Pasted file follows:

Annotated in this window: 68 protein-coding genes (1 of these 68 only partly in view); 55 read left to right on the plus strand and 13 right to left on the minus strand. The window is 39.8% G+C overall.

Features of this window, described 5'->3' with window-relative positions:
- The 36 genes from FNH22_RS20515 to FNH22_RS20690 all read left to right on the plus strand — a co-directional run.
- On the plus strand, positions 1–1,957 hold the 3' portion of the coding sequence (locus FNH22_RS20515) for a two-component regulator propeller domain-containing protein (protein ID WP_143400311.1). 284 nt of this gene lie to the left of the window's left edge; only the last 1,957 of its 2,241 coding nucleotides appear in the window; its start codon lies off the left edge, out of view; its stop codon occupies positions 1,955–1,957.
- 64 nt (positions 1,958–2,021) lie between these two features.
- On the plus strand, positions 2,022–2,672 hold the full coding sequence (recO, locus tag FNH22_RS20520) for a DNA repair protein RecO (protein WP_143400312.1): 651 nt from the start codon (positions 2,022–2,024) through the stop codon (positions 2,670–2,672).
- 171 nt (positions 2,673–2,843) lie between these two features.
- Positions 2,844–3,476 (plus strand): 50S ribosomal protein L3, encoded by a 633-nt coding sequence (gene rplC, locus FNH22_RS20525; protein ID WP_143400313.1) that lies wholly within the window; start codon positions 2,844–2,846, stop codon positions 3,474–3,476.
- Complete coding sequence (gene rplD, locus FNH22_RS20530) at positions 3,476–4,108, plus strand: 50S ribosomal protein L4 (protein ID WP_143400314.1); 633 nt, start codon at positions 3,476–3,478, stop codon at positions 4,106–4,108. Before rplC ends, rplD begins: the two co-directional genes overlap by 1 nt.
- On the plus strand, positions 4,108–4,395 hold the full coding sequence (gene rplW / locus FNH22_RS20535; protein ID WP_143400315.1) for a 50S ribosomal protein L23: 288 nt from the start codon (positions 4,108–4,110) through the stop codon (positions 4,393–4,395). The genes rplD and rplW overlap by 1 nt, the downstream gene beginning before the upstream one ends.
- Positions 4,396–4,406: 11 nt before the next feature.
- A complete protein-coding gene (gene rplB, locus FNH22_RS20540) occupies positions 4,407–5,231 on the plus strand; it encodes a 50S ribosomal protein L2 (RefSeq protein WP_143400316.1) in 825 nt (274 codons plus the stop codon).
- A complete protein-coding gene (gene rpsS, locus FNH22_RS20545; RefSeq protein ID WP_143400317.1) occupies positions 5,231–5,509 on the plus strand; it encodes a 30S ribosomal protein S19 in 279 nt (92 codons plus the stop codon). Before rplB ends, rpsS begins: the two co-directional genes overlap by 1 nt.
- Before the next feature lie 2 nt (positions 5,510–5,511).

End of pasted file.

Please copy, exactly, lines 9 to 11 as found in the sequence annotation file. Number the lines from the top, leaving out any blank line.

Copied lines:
- Complete coding sequence (gene rplD, locus FNH22_RS20530) at positions 3,476–4,108, plus strand: 50S ribosomal protein L4 (protein ID WP_143400314.1); 633 nt, start codon at positions 3,476–3,478, stop codon at positions 4,106–4,108. Before rplC ends, rplD begins: the two co-directional genes overlap by 1 nt.
- On the plus strand, positions 4,108–4,395 hold the full coding sequence (gene rplW / locus FNH22_RS20535; protein ID WP_143400315.1) for a 50S ribosomal protein L23: 288 nt from the start codon (positions 4,108–4,110) through the stop codon (positions 4,393–4,395). The genes rplD and rplW overlap by 1 nt, the downstream gene beginning before the upstream one ends.
- Positions 4,396–4,406: 11 nt before the next feature.